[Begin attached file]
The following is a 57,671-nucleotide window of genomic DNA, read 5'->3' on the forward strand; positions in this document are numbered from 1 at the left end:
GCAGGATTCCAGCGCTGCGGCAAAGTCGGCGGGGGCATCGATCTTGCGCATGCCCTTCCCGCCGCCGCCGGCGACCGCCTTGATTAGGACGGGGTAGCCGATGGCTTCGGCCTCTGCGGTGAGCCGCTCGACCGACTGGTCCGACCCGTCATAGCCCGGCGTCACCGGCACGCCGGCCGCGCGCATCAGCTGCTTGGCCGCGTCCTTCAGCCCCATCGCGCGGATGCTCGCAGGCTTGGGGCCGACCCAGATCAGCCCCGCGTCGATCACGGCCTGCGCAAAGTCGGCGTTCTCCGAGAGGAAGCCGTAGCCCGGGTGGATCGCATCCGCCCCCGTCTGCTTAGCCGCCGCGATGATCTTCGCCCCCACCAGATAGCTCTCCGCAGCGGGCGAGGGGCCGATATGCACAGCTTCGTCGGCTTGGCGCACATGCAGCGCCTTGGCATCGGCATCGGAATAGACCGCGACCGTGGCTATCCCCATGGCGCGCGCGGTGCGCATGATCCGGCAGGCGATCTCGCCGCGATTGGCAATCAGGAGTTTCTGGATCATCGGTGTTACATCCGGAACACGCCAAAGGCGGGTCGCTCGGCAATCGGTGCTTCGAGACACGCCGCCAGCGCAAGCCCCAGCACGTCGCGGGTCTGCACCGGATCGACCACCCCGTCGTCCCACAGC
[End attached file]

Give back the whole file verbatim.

The following is a 57,671-nucleotide window of genomic DNA, read 5'->3' on the forward strand; positions in this document are numbered from 1 at the left end:
GCAGGATTCCAGCGCTGCGGCAAAGTCGGCGGGGGCATCGATCTTGCGCATGCCCTTCCCGCCGCCGCCGGCGACCGCCTTGATTAGGACGGGGTAGCCGATGGCTTCGGCCTCTGCGGTGAGCCGCTCGACCGACTGGTCCGACCCGTCATAGCCCGGCGTCACCGGCACGCCGGCCGCGCGCATCAGCTGCTTGGCCGCGTCCTTCAGCCCCATCGCGCGGATGCTCGCAGGCTTGGGGCCGACCCAGATCAGCCCCGCGTCGATCACGGCCTGCGCAAAGTCGGCGTTCTCCGAGAGGAAGCCGTAGCCCGGGTGGATCGCATCCGCCCCCGTCTGCTTAGCCGCCGCGATGATCTTCGCCCCCACCAGATAGCTCTCCGCAGCGGGCGAGGGGCCGATATGCACAGCTTCGTCGGCTTGGCGCACATGCAGCGCCTTGGCATCGGCATCGGAATAGACCGCGACCGTGGCTATCCCCATGGCGCGCGCGGTGCGCATGATCCGGCAGGCGATCTCGCCGCGATTGGCAATCAGGAGTTTCTGGATCATCGGTGTTACATCCGGAACACGCCAAAGGCGGGTCGCTCGGCAATCGGTGCTTCGAGACACGCCGCCAGCGCAAGCCCCAGCACGTCGCGGGTCTGCACCGGATCGACCACCCCGTCGTCCCACAGC